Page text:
Boating in San FranciscoBy Kimball Livingston
Published: June/July 2013
San Francisco is the hot spot this August, as the America's Cup races bring the international sailing world to the West Coast. Here's a boater's inside guide to the bay, to river hideaways and wine country, and to the main event.
Wine Country Rivers
There are two rivers that lead to the beginnings of the wine country, the Petaluma and the Napa. Each flows through a town of the same name, and the Napa River drains the most fabled wine appellation in the USA. The Petaluma, however, is the better excursion, unless you're renting a car to explore farther in the Napa Valley. In Petaluma, there are tie-ups downtown, so it's easy to stay aboard or walk to a hotel. There's a Wild West hangover, with extravagant Victorians, ample atmosphere, and the streets where George Lucas filmed "American Graffiti."
Headed upriver on the Petaluma, your first miles pass through marshland, a wildlife paradise. Chinook salmon run here in the winter, and this is a spawning ground for steelhead trout. Approaching the town, a soaring, concrete overpass announces that you're reentering people country. There also is the operable D Street Bridge, with a closed vertical clearance of only five feet. Dockage downtown is first-come, first-served and competitive. Petaluma Marina is two miles away.
Napa River, like the Petaluma, was once a commercial artery, an avenue for produce and people between the countryside and the city. Bound upriver, the low hills ahead and to port mark Appellation Carneros, where cool temperatures — this area is still exposed to the winds of San Francisco Bay — favor pinot grapes and chardonnay. Off the bow is the lower end of narrow, mountain-protected Napa Valley, where summer temperatures soar and cabernet grapes are tortured to perfection.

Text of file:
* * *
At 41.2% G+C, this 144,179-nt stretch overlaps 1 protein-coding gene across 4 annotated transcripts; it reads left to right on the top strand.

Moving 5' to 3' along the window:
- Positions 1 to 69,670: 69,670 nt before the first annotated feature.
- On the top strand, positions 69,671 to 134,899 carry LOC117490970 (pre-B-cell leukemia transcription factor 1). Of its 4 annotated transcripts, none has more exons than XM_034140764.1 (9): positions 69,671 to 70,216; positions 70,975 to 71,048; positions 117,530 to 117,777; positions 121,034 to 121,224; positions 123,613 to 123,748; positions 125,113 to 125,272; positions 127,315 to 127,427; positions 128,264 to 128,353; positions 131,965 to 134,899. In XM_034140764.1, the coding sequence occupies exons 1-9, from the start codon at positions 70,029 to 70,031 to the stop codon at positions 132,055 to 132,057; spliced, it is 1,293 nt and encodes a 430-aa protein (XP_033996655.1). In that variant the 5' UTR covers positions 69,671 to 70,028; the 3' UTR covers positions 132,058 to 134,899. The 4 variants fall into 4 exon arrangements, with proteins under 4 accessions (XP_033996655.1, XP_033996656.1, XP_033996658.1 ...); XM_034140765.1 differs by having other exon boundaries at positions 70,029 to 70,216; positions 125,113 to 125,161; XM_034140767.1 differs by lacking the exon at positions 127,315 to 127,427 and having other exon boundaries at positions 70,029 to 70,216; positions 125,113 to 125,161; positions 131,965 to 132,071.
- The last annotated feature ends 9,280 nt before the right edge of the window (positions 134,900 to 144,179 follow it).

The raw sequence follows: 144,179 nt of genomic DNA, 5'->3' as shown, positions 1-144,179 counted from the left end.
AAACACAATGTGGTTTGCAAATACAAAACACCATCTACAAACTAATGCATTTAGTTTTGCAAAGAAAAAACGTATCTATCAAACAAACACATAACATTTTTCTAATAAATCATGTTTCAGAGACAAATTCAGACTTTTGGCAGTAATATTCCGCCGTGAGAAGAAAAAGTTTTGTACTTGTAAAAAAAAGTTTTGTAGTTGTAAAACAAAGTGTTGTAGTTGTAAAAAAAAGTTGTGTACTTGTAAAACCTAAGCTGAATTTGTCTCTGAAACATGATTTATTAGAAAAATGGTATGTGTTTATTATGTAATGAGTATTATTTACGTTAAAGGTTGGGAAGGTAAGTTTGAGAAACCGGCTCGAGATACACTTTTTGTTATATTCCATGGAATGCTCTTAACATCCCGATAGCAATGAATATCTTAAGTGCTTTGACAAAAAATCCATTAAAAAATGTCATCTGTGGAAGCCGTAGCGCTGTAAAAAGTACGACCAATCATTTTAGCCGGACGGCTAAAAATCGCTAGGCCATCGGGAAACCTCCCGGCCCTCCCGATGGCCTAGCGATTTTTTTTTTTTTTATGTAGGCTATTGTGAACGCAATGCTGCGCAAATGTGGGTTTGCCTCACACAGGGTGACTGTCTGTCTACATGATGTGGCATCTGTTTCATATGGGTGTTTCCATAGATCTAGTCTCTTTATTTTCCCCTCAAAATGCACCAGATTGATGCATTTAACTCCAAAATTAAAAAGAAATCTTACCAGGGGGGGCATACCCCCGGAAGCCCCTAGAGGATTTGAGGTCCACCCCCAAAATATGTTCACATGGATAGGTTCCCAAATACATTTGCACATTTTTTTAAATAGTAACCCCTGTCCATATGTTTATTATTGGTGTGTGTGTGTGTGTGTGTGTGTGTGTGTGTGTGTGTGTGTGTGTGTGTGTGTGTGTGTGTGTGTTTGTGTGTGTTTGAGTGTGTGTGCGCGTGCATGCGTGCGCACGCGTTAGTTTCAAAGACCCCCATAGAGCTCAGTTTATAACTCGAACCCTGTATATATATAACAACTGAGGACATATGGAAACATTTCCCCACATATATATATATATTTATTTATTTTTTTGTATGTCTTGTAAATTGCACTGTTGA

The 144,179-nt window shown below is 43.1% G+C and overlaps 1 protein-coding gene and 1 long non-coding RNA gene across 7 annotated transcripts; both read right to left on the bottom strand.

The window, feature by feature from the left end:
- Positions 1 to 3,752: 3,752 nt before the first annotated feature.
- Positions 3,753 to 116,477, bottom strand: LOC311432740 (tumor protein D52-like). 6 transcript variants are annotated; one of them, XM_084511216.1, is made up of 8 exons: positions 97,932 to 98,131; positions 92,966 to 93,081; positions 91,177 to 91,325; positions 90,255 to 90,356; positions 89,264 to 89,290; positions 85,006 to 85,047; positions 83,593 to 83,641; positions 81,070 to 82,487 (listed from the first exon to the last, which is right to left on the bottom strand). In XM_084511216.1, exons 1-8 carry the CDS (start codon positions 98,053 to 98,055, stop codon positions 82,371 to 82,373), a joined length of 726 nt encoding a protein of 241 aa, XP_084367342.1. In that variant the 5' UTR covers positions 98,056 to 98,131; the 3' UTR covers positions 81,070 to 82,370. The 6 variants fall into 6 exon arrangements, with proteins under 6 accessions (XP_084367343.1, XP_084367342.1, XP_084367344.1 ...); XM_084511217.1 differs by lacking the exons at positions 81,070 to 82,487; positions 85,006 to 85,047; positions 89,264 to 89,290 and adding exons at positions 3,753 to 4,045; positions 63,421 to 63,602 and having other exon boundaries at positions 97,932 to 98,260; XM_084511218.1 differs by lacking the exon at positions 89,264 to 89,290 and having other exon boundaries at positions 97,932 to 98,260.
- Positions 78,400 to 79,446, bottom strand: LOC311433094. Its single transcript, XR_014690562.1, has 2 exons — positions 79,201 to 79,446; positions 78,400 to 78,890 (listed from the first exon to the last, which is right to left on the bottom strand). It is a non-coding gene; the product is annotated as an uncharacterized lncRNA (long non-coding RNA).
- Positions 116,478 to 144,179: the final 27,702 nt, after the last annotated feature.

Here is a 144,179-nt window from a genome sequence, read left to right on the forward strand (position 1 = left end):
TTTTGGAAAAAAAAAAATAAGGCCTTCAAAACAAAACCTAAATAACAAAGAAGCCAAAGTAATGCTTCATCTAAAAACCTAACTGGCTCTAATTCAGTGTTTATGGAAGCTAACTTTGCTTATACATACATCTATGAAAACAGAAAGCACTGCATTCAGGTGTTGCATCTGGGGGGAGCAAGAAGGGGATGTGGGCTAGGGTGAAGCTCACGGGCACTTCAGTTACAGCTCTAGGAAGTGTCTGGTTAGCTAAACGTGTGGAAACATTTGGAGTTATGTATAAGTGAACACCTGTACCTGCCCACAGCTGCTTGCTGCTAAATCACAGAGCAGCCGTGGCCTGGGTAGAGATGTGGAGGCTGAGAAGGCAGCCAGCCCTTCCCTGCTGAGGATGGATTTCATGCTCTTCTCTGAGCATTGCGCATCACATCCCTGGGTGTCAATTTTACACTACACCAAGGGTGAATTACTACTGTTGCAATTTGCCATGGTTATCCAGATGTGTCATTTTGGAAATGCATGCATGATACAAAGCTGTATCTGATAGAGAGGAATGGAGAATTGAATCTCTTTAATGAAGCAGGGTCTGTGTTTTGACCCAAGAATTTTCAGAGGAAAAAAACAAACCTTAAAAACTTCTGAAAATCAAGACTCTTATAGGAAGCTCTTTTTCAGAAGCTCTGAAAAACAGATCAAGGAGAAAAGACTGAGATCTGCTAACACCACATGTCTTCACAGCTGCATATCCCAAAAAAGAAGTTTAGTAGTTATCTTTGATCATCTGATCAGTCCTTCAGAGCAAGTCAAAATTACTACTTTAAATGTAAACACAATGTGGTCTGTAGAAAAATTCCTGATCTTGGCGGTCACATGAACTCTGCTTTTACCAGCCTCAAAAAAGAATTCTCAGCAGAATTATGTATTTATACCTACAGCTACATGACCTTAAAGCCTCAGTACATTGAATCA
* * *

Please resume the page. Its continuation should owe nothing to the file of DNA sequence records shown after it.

The Napa becomes unnavigable, for most boats, short of the town. Napa Valley Marina, six miles downstream, is the best option for most travelers. Think friendly folks and good haul-out facilities, and the vineyards begin on the other side of the fence.
BoatUS member Michael Slater of BoatingSF.com advises that going on to downtown is safest at low tide, when the hazards are more visible. Slater knows about this firsthand. While running a line between two markers — maybe slightly outside, he admits now — "The most awful noises began. Thankfully, we were able to limp back to the Napa Valley Marina, where the crew did excellent work replacing both props and one strut, straightening the shafts, and patching a little fiberglass damage."
The Big Rivers
The Sacramento River gathers the flow of 16 rivers en route to the Golden Gate. The lower stretches tend to be industrial, at some points dismal, and I've seen 4-foot-square waves where the waters widen into Suisun Bay and (ahem) Honker Bay. Big breeze against big current can happen, even this far from the Golden Gate.
Windsurfing and kiting are popular at Sherman Island, not far from the fork of the Sacramento and San Joaquin. A century ago, the Sacramento was prime, but the focus today is on the river and tributaries of the San Joaquin, where you'll be running between levees and looking down at birds flitting over farmland that has subsided below sea level (with potential for a disaster, yes). This is waterski country, and bass boat country, and a destination for traveling yachts from around the world. With names like Potato Slough and Three Mile Reach, honestly, does this require a lot of explanation? Coastal fog (almost) never reaches here, and even when it's breezy, there's not enough fetch to build a "sea."? If it happens on a lake in the middle of the country, it happens here.
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